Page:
The most underdeveloped economies of Central Asia, Tajikistan and Kyrgyzstan, both have relied heavily on Chinese investment but throughout 2014 Chinese FDI throughout Kyrgyzstan has dropped some 35%. The main influencing factors have been the decision to join the EEU and the constantly changing political leadership in Bishkek. Although some good news has come out of Kyrgyzstan in the form of increased output from the Kumtor gold mine (up 25% in 2014). Despite the consensus that Kyrgyzstan has a more friendly and equitable business environment for FDI, Chinese Tajik projects have fared much better than their Kyrgyz holdings.
Zijin Mining Group, which has gold producing mines in both Tajikistan and Kyrgyzstan, said its Tajik assets outperformed the Kyrgyz ones by several degrees of magnitude. However, many analysts say that this could simply be a result of increasing interest in Tajikistan and not a result of waning interest in Kyrgyzstan. Most investors are apparently wary of how EEU trade regulations will affect their Kyrgyz holdings, and indeed, much of Kyrgyzstan’s export economy is based on re-exportation of retail and material goods from China into Kazakhstan and Russia.
Despite the uncertainty, railway construction is still proceeding, with President Almazbek Atambayev meeting with Chinese officials to discuss the implementation and planning.
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- Thirty have been killed in the bombardment of Mauripol in eastern Ukraine on Saturday. Some 102 people were injured in a shelling blamed squarely on pro-Russian separatists using Grad rocket systems, which was the same artillery system used to destroy a civilian bus two weeks ago. These Grad rocket systems, according to the Ukrainian Department of Interior, were likely distributed to the Donetsk People’s Republic by the Russian government. Whatever the case, the surge in the conflict has essentially completely derailed the nominal ceasefire that was agreed to back in September.
- Kazakhstan’s National Bank Governor has assured Parliament of the stability of the tenge, despite concerns that the dropping price of oil and crashing ruble has created too much uncertainty. He said that they are preparing for a price of $50 a barrel. Most investors are anticipating a devaluation of the tenge, considering recent events and the 20% devaluation early last year to lower interest rates and spur lending.
- The World Bank is improving access to credit for Tajik companies to stimulate growth, according to a statement released after a conference between the World Bank’s Global Practice and Tajikistan’s National Bank last week. The World Bank is also advocating reform to improve transparency for foreign and local business operations. The initiative will focus on improving access to financial services for four key sectors: Health, Rule of Law, Drinking Water Supply & Sanitation, and Private Sector Development.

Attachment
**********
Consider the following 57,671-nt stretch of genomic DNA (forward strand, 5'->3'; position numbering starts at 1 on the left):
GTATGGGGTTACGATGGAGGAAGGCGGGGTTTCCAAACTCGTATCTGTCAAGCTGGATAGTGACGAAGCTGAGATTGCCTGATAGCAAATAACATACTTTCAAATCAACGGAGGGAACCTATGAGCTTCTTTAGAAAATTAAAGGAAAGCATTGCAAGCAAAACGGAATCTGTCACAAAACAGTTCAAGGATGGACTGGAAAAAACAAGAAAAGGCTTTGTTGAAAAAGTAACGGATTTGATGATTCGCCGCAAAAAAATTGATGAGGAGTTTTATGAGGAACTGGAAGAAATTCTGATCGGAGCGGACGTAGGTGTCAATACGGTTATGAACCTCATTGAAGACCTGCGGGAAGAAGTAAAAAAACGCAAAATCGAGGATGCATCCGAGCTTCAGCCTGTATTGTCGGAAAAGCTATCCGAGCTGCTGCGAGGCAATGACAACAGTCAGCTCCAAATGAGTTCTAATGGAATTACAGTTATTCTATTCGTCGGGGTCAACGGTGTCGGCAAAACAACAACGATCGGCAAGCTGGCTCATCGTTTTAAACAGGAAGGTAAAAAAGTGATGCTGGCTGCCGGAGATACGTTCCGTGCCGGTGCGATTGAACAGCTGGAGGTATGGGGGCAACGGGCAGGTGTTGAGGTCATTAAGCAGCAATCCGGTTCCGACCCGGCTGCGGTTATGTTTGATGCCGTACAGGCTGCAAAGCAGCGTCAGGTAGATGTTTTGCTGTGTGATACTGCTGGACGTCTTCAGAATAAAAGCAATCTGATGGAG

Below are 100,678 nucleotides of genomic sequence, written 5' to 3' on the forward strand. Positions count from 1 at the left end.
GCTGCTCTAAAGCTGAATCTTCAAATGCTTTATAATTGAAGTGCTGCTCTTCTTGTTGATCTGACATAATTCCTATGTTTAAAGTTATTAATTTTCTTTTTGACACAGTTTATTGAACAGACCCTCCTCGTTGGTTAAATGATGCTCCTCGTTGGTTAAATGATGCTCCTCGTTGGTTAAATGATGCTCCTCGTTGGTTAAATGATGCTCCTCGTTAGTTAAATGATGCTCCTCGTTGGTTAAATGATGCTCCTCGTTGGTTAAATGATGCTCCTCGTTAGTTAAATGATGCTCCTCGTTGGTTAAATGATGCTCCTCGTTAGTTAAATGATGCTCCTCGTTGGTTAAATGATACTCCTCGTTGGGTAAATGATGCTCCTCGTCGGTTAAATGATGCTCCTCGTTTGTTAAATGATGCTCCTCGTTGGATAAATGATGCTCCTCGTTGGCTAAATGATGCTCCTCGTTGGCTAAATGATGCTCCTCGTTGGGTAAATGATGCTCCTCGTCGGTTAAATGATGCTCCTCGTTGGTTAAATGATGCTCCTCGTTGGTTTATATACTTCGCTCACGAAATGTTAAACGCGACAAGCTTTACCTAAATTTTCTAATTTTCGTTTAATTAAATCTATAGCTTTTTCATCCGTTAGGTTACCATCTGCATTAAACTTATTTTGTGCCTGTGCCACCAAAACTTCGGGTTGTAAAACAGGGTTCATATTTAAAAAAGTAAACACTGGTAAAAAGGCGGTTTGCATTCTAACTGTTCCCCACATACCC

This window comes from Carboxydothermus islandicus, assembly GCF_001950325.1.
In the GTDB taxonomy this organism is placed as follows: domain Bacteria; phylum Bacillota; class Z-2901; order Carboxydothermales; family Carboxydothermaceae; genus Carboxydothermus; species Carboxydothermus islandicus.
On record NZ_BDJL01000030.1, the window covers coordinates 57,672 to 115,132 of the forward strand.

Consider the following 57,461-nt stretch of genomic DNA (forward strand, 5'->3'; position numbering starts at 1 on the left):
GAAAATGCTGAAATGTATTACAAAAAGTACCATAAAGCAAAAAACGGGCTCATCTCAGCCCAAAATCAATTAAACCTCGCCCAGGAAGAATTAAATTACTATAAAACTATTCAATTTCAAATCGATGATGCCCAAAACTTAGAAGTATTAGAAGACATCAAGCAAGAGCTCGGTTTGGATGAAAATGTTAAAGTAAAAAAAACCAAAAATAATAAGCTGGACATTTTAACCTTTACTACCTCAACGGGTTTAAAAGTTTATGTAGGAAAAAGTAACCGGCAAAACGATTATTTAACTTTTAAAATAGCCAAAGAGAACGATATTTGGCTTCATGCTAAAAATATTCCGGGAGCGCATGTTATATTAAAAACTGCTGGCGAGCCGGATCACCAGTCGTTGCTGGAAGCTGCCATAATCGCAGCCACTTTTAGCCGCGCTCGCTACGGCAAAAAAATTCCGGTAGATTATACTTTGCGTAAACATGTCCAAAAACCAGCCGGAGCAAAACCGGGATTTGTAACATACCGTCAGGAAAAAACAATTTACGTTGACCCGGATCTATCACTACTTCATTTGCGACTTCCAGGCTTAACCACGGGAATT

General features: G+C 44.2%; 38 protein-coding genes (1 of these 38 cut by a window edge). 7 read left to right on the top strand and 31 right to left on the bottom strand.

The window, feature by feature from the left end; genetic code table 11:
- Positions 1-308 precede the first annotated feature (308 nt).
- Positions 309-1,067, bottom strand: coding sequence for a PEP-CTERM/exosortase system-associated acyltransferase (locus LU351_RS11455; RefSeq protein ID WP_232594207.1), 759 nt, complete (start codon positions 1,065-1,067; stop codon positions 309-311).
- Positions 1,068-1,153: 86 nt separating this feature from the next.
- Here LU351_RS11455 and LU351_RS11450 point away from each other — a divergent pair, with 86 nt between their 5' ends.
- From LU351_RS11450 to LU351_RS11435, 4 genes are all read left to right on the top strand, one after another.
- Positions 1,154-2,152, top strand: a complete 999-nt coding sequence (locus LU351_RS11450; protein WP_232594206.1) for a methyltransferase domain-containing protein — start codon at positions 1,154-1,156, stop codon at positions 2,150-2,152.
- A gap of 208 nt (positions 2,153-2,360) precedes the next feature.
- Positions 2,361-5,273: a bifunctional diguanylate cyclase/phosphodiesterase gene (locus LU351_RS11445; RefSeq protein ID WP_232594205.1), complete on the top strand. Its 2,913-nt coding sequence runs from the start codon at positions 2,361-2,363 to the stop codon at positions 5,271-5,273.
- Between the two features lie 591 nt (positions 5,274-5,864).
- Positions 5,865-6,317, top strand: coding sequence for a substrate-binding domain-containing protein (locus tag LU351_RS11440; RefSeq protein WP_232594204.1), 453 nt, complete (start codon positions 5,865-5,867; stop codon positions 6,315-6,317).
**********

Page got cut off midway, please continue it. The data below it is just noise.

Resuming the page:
- Iran’s Foreign Minister Javad Zarif warned US Congressional policymakers that the imposition of new sanctions would lead to a collapse of negotiations over Tehran’s nuclear reactor program. Zarif called on the international community to isolate the US Congress as being an impediment to a comprehensive deal with Iran that would lift sanctions and potentially end its nuclear ambitions. Republicans controlling Congress are divided on two paths to bring any prospect for a deal under their control – the one with the most support is to create a bill that would require President Obama to submit any agreement to Congress for approval. The second concerns additional punitive economic sanctions if no deal is reached or if Iran is seen to violate the terms of the agreement.
- Two Armenian soldiers were killed in clashes with troops from Azerbaijan on Friday of last week, but both countries gave disputing death tolls and immediately blamed the other for instigating the attack. While this is a common occurrence, the fact that Nagorno-Karabakh falls within a strategic oil transportation zone and Armenian partnership with Russia through the Customs Union means that any significant confrontation could escalate very quickly.